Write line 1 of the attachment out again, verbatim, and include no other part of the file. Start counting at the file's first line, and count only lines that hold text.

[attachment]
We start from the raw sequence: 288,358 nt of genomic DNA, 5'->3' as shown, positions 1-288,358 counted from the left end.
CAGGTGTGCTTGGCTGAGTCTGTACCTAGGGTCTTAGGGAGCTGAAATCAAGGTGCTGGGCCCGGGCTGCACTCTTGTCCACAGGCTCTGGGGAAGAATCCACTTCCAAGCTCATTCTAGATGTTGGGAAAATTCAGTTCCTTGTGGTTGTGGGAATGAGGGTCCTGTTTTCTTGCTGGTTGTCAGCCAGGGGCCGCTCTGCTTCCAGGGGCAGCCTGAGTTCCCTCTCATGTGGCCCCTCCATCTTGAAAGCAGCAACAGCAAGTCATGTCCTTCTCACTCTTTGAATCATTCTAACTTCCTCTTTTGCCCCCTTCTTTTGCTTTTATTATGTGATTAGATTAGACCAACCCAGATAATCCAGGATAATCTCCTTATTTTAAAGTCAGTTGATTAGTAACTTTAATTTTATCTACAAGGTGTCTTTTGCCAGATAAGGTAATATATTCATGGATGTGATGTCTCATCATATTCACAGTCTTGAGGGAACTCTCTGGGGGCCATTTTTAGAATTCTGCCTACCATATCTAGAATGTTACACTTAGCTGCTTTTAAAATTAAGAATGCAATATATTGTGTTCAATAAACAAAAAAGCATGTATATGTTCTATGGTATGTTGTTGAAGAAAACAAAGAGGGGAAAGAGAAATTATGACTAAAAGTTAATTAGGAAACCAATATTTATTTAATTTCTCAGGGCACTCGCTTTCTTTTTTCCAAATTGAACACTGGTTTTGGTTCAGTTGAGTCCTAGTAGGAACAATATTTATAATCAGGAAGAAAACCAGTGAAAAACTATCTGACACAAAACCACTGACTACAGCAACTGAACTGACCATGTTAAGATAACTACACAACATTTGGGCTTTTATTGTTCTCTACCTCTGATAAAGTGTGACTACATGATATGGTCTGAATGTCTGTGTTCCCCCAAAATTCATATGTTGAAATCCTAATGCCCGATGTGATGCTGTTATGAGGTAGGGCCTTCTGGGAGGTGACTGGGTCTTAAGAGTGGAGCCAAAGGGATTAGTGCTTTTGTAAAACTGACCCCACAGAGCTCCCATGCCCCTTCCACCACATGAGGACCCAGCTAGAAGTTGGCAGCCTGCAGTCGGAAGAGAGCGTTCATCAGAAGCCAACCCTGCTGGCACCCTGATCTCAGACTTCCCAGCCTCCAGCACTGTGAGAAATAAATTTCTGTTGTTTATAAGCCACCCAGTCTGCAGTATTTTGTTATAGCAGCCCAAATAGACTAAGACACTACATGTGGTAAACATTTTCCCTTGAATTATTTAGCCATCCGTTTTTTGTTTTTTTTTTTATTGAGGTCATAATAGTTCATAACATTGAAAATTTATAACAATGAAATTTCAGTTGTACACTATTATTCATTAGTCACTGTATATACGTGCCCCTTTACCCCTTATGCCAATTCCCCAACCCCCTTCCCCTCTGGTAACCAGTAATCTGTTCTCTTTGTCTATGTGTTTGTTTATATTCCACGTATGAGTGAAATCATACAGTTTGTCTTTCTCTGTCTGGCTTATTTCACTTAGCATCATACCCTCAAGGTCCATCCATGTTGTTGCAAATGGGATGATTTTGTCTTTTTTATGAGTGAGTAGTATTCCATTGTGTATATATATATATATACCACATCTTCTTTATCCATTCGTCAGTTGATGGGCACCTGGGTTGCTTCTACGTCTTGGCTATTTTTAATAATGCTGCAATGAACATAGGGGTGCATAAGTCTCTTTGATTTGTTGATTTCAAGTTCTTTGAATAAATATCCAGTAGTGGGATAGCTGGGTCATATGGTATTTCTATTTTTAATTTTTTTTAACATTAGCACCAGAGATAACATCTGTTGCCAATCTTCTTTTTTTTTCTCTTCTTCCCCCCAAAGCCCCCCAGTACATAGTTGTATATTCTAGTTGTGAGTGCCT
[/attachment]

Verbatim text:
We start from the raw sequence: 288,358 nt of genomic DNA, 5'->3' as shown, positions 1-288,358 counted from the left end.